Celebrity activist threatens to sue Nigerian gay blog

Anglo-Nigerian celebrity gay activist Bisi Alimi has vowed to sue a Nigerian blogger for publishing and refusing to delete readers’ claims that Alimi was a pimp and a producer of a sex video involving underage boys.


Bisi Alimi: "His refusal to take down the post is another act of libel and violence."
Bisi Alimi about the publisher of the Kito Diaries: “His refusal to take down the post is another act of libel and violence.”

The decision to sue came after readers of the Nigerian gay blog KitoDiaries.com submitted comments on blog posts in which they accused Alimi of exploiting gay boys as a pimp and porn producer while he was still in Nigeria before his departure to the U.K to seek asylum.

A reader's accusatory comment on KitoDiaries.
A reader’s accusatory comment published on Kito Diaries.
Another reader's accusatory comment published on KitoDiaries.
Another reader’s accusatory comment published on Kito Diaries.

Alimi strongly denied the accusations. He said that his attorney has written to the owner of the blog, whom he identified as Walter Ude, instructing him to take down the comments, publish a rebuttal, pay damages and reimburse Alimi for his legal fees. Alimi’s post can be found HERE.

Alimi stated that the blog owner “in refusing to delete the post and the comments and with the fact that there is no disclaimer on the website, has single handedly endorsed comments on his platform that are not true. His refusal to take down the post is another act of libel and violence.”

Ude responded through his own lawyer, whose statement suggested that Ude isn’t the owner of the blog. He demanded that Alimi take down his client’s photos, which Alimi had initially published on his Facebook page, and issue an apology or risk legal actions.

Instagram post shows the response by Walter Ude's lawyer to Bisi Alimi's demands.
Instagram post shows the response by Walter Ude’s lawyer to Bisi Alimi’s demands.

This is not the first time that Alimi has been entangled in feuds with members of the Nigerian LGBT community.

Home page of the Bisi Alimi Foundation
Home page of the Bisi Alimi Foundation

A few months ago, Alimi’s style of activism came under scrutiny from members of the Nigerian gay community who were outraged after he made a controversial post about how he doesn’t care about gay Nigerians but himself only.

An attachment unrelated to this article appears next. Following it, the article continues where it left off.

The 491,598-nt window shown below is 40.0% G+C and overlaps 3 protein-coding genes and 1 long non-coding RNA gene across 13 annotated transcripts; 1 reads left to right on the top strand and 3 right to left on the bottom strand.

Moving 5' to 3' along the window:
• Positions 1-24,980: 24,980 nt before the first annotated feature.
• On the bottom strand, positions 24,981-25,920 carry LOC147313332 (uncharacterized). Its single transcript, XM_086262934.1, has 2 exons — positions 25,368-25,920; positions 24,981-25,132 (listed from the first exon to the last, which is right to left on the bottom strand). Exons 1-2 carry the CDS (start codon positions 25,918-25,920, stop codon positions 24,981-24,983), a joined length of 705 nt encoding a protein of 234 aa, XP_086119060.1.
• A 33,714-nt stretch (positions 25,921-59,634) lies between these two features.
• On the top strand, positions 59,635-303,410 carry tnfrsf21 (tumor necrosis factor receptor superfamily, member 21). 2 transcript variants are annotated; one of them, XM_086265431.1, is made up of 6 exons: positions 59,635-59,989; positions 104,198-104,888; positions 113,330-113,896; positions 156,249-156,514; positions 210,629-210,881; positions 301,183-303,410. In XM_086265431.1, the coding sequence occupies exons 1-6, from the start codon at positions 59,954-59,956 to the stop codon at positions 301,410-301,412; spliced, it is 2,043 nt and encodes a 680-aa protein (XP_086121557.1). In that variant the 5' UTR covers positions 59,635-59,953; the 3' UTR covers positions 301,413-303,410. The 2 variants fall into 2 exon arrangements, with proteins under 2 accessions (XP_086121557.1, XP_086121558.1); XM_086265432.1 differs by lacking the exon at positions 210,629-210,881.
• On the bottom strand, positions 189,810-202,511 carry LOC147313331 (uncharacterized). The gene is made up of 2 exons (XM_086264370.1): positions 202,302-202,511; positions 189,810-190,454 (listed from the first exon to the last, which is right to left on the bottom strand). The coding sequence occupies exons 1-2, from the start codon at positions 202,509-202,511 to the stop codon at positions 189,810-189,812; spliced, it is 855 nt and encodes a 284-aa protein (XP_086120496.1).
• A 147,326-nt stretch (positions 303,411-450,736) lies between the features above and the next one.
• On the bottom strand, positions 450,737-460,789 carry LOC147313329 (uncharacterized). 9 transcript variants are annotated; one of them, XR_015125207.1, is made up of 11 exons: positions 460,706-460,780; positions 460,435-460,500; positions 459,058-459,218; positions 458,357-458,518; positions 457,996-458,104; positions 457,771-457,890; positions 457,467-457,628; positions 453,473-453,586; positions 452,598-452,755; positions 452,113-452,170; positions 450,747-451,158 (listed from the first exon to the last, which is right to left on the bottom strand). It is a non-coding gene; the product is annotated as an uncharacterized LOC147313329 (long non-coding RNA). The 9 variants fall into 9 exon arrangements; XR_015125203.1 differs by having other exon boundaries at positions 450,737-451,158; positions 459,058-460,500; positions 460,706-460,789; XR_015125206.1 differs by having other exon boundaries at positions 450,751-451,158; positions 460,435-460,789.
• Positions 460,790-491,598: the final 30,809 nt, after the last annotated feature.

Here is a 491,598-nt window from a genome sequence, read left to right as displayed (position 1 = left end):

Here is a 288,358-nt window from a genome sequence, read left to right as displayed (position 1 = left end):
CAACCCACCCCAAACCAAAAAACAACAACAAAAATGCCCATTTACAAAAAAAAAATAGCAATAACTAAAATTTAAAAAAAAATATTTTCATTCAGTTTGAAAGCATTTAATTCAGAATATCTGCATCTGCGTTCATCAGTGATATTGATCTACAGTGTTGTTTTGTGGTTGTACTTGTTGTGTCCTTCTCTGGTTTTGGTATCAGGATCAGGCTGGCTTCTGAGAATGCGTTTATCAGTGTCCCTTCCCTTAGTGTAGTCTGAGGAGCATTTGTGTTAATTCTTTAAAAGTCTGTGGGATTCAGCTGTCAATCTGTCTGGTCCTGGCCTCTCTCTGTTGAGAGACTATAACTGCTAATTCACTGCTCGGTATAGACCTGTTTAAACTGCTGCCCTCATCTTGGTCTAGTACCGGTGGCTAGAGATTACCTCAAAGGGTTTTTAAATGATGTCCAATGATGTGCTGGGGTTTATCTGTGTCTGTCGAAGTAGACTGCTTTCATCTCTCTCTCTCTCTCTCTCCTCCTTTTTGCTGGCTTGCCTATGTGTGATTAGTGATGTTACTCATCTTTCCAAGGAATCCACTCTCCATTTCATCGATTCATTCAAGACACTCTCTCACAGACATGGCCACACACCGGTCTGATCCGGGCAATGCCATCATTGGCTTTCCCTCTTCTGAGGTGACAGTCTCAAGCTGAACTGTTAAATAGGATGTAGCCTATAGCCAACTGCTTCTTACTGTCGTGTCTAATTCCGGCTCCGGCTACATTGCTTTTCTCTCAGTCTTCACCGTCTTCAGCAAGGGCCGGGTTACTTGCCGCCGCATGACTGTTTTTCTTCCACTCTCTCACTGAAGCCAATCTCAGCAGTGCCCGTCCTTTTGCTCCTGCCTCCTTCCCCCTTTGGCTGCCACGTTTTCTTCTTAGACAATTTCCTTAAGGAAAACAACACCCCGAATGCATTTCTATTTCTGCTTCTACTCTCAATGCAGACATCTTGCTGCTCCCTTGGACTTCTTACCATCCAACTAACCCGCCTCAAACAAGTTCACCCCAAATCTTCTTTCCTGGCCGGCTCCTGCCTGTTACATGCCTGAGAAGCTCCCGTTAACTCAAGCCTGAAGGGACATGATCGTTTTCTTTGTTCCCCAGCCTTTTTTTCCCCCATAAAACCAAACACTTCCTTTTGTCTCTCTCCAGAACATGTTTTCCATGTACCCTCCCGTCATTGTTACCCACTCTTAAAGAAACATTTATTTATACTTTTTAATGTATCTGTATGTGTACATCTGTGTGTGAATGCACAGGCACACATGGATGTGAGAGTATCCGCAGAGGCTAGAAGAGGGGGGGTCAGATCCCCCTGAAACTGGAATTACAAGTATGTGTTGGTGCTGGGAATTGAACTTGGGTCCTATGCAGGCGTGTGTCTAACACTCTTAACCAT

Following that post, he was also accused of taking funds for his personal use that were meant to be used by his foundation to benefit gay Nigerians. Alimi’s detractors say that the Bisi Alimi Foundation hasn’t done anything to improve the lives of LGBT persons in Nigeria.

Source: Rights Africa

Related articles:

  • Does Bisi Alimi care about gay Nigerians? (
  • Nigerians take to the streets to protest LGBTI killings (May 2018, 76crimes.com) (“The protest against anti-LGBTI violence was organized by a group of Nigerians working with the London-based Bisi Alimi Foundation, which one-time Nigerian TV personality Bisi Alimi established to work for justice for LGBT people after he was forced into exile for coming out as gay on Nigerian television in 2004.”)
  • International appeals seek release of 42 in Nigeria (August 2017, 76crimes.com) (“An international outcry has greeted the July 30 arrest of 42 men on homosexuality charges as they partied at an anti-AIDS meeting near Lagos, Nigeria, that offered HIV counseling and testing. Nigerian LGBTI rights activist Bisi Alimi, currently living in London, stated via All-Out: ‘Today, my heart is breaking as I watch from the UK what is happening in Nigeria. 42 of my gay brothers have been arrested. They’re facing up to 14 years in prison under Nigeria’s extreme anti-gay laws. … Join me in demanding that all charges against these 42 men are dropped.’ “)
  • 3 of every 4 LGBT Nigerians have been abused, survey says (January 2017, 76crimes.com) (“Nearly three-quarters of LGBT Nigerians say they have suffered abuse because of their sexual orientation or gender identity. Most did not report the abuse, whether out of shame, fear of reprisal or a belief that no one would help.  Those are some of the findings of a new survey conducted by the Bisi Alimi Foundation.”)

Written by Mike Daemon

Mike Daemon is the pseudonym of the founder and presenter of the No Strings podcasts, based in Port Harcourt, Nigeria, which provide a voice for the country’s LGBTIQ+ community. Through the No Strings website, he reports on issues affecting the lives of LGBTQ+ Nigerians. He launched and maintains the Qtalk app, which provides safe and private access to legal and psychosocial counseling for LGBTQ+ Nigerians. Contact him by email via info (at) nostringsng.com.

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